Management methods are constantly evolving as the business landscape grows. New technology has led to recent advancements in team management and the development of various tactics for tackling different workflows.
Business process management (BPM) is used to identify adjustments that need to be made to improve workforce processes via data analysis. This method has been popularly applied through software and tech solutions, and a report by Market Research Future predicted the BPM market to grow at a compound annual growth rate of 7% by 2026.
Now, adaptive case management (ACM) has been introduced as a way of utilizing automation and enterprise technology to refine the workflow of an organization. But how is adaptive case management different from business process management, and how can these methods be merged and applied to improve your workforce management?
Read more: Workflow Management vs BPM vs RPA
What Is Adaptive Case Management?
Adaptive case management is an approach to managing work cases with the help of software. It can support work that requires specialized knowledge and execution by applying structure to knowledge work.
ACM supports knowledge work as well as unpredictable business processes that require flexibility. This knowledge-based work is also data-intensive, so workers can make more informed decisions. Additionally, ACM involves using updated data that is collected automatically, which can enable users to adjust workflow processes as necessary.
Not all aspects of knowledge work can be predicted or performed through automation, and therefore, traditional management models designed by IT professionals cannot support these unstructured processes.
ACM allows for human involvement and knowledge application. The method and technology are flexible enough to allow non-technical users to adjust aspects of their work process as necessary for the case at hand.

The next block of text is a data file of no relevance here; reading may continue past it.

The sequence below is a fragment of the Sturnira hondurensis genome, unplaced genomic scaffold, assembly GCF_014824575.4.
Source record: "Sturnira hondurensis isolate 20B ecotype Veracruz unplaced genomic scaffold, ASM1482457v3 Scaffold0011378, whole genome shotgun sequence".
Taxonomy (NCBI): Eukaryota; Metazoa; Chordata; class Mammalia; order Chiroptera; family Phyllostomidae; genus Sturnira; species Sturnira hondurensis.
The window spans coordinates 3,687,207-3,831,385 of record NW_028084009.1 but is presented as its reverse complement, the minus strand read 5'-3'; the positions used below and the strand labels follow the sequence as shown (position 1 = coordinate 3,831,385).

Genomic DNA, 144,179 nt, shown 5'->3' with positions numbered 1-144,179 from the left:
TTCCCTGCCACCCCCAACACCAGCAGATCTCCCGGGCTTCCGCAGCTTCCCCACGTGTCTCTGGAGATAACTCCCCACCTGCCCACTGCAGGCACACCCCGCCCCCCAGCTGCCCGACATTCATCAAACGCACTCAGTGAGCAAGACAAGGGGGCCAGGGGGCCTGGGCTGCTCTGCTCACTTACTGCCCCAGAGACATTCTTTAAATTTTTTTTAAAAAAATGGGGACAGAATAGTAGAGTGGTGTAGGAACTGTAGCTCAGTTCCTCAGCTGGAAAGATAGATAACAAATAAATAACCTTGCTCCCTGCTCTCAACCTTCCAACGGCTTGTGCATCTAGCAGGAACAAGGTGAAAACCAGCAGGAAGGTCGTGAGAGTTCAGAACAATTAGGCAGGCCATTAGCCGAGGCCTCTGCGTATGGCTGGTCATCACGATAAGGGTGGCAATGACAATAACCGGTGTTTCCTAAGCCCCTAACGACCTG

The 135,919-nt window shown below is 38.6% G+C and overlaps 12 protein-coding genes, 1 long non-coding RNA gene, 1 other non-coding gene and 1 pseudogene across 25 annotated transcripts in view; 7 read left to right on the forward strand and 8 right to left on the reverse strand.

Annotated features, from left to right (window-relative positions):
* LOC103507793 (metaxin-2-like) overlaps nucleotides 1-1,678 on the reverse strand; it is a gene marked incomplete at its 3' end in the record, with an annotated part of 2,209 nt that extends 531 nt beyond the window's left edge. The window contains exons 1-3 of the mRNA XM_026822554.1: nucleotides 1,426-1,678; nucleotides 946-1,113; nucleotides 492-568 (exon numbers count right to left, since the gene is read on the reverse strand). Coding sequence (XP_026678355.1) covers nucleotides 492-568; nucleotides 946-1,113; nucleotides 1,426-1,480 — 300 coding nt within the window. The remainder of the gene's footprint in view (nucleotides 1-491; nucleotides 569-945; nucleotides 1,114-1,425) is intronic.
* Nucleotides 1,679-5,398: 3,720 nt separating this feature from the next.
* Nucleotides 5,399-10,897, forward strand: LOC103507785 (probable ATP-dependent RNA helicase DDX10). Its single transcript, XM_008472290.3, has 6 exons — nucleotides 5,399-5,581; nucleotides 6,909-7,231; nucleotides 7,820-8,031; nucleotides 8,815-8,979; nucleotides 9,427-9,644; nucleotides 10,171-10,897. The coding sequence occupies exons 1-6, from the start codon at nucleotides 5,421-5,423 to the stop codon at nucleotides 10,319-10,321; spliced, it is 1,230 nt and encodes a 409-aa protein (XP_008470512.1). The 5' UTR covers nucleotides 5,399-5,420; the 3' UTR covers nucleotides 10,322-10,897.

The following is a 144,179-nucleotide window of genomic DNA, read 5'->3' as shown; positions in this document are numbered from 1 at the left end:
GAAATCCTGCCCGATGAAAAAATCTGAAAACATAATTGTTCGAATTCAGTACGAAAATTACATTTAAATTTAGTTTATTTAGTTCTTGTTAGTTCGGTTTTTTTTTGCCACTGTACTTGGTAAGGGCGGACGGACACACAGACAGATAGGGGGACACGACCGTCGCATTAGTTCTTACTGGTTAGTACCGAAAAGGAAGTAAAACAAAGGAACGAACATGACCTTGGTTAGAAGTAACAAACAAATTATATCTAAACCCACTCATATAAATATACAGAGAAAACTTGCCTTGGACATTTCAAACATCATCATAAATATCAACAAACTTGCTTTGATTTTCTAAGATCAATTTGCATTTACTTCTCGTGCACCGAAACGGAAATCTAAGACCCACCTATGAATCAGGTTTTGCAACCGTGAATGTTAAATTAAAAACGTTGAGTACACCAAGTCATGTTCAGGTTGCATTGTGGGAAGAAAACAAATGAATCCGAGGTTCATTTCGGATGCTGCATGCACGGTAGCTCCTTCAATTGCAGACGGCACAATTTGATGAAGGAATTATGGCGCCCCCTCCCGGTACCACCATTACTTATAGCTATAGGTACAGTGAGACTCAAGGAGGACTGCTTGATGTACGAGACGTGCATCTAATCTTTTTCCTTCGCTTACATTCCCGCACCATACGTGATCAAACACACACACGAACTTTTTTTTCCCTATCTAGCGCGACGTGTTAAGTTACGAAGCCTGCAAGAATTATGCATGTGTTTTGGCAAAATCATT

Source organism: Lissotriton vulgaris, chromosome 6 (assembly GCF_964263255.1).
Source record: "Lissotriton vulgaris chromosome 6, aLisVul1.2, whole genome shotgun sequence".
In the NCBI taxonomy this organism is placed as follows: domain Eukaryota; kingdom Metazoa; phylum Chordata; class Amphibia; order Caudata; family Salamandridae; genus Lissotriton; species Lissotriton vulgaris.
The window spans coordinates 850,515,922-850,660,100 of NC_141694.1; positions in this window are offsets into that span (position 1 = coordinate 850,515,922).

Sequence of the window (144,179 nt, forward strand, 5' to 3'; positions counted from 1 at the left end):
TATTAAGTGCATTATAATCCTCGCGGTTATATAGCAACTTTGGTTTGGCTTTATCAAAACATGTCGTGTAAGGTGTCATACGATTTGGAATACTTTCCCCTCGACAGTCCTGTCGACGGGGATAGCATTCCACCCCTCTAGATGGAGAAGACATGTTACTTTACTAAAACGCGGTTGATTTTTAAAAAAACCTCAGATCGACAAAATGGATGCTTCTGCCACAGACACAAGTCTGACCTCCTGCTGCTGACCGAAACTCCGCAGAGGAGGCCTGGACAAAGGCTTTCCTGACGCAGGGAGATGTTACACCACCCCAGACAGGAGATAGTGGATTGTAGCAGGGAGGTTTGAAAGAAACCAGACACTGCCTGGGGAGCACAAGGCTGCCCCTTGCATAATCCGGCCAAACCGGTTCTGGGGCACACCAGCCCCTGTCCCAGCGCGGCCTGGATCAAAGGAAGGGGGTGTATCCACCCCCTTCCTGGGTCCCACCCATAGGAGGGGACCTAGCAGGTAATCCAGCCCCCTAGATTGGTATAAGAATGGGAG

Adaptive Case Management Uses
ACM is used in knowledge work, or workflows that involve processes that a system cannot fully automate. This is because the work that ACM is applied to is generally unpredictable and requires workers to use their knowledge and judgment to carry out certain aspects of these tasks.
Examples of unpredictable tasks would be those driven by unknown events, tasks that require the addition of rules at any time, or those requiring actions with unforeseeable consequences. Some professions and processes where ACM can be applied are law, engineering, medicine, business collaboration, and data processing.
Defining Business Process Management
Unlike ACM, traditional business process management takes on a more rigid production and workflow management approach. BPM involves following preestablished steps to analyze and carry out business processes.
BPM allows a workforce to optimize their business processes for increased efficiency by implementing a structure for executing tasks based on analyzed workflow efficiency. The processes can be adjusted based on the monitoring of workflow data to determine the best method to carry out tasks and processes.
While ACM is designed to allow users to adjust certain aspects of case workflows as needed, BPM does not. Instead, BPM provides guidance and structure to streamline each process, and any adjustments are based on data — and applied to the entire workflow.